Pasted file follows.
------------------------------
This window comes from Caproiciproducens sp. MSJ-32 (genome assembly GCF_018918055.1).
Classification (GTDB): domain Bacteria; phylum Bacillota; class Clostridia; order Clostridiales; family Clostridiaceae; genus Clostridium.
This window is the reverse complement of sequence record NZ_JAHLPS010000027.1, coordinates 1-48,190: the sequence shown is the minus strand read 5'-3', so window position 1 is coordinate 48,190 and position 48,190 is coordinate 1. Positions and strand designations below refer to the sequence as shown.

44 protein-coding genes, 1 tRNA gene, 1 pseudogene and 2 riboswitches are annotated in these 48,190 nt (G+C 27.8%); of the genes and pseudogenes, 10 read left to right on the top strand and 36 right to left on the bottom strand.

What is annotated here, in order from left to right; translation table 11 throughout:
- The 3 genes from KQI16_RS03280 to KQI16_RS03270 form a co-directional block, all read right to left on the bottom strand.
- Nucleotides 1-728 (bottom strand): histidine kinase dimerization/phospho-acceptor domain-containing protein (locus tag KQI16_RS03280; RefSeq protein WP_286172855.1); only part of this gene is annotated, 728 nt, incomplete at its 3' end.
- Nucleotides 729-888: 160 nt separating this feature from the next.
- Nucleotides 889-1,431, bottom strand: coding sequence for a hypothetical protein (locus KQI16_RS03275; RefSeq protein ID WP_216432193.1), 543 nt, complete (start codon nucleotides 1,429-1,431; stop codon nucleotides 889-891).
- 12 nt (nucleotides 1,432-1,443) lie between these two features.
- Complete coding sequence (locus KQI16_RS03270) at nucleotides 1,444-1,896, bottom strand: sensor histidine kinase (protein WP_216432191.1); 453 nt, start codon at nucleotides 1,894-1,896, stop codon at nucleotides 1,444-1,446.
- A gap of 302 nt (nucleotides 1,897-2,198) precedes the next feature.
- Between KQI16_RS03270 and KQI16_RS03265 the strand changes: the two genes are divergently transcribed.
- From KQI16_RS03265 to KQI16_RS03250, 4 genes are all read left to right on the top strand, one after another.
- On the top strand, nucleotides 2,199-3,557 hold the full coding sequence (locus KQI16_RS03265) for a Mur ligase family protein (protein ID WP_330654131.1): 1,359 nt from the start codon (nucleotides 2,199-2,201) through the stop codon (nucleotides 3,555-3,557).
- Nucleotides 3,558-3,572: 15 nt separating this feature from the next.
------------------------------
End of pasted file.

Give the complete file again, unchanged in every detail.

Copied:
This window comes from Caproiciproducens sp. MSJ-32 (genome assembly GCF_018918055.1).
Classification (GTDB): domain Bacteria; phylum Bacillota; class Clostridia; order Clostridiales; family Clostridiaceae; genus Clostridium.
This window is the reverse complement of sequence record NZ_JAHLPS010000027.1, coordinates 1-48,190: the sequence shown is the minus strand read 5'-3', so window position 1 is coordinate 48,190 and position 48,190 is coordinate 1. Positions and strand designations below refer to the sequence as shown.

44 protein-coding genes, 1 tRNA gene, 1 pseudogene and 2 riboswitches are annotated in these 48,190 nt (G+C 27.8%); of the genes and pseudogenes, 10 read left to right on the top strand and 36 right to left on the bottom strand.

What is annotated here, in order from left to right; translation table 11 throughout:
- The 3 genes from KQI16_RS03280 to KQI16_RS03270 form a co-directional block, all read right to left on the bottom strand.
- Nucleotides 1-728 (bottom strand): histidine kinase dimerization/phospho-acceptor domain-containing protein (locus tag KQI16_RS03280; RefSeq protein WP_286172855.1); only part of this gene is annotated, 728 nt, incomplete at its 3' end.
- Nucleotides 729-888: 160 nt separating this feature from the next.
- Nucleotides 889-1,431, bottom strand: coding sequence for a hypothetical protein (locus KQI16_RS03275; RefSeq protein ID WP_216432193.1), 543 nt, complete (start codon nucleotides 1,429-1,431; stop codon nucleotides 889-891).
- 12 nt (nucleotides 1,432-1,443) lie between these two features.
- Complete coding sequence (locus KQI16_RS03270) at nucleotides 1,444-1,896, bottom strand: sensor histidine kinase (protein WP_216432191.1); 453 nt, start codon at nucleotides 1,894-1,896, stop codon at nucleotides 1,444-1,446.
- A gap of 302 nt (nucleotides 1,897-2,198) precedes the next feature.
- Between KQI16_RS03270 and KQI16_RS03265 the strand changes: the two genes are divergently transcribed.
- From KQI16_RS03265 to KQI16_RS03250, 4 genes are all read left to right on the top strand, one after another.
- On the top strand, nucleotides 2,199-3,557 hold the full coding sequence (locus KQI16_RS03265) for a Mur ligase family protein (protein ID WP_330654131.1): 1,359 nt from the start codon (nucleotides 2,199-2,201) through the stop codon (nucleotides 3,555-3,557).
- Nucleotides 3,558-3,572: 15 nt separating this feature from the next.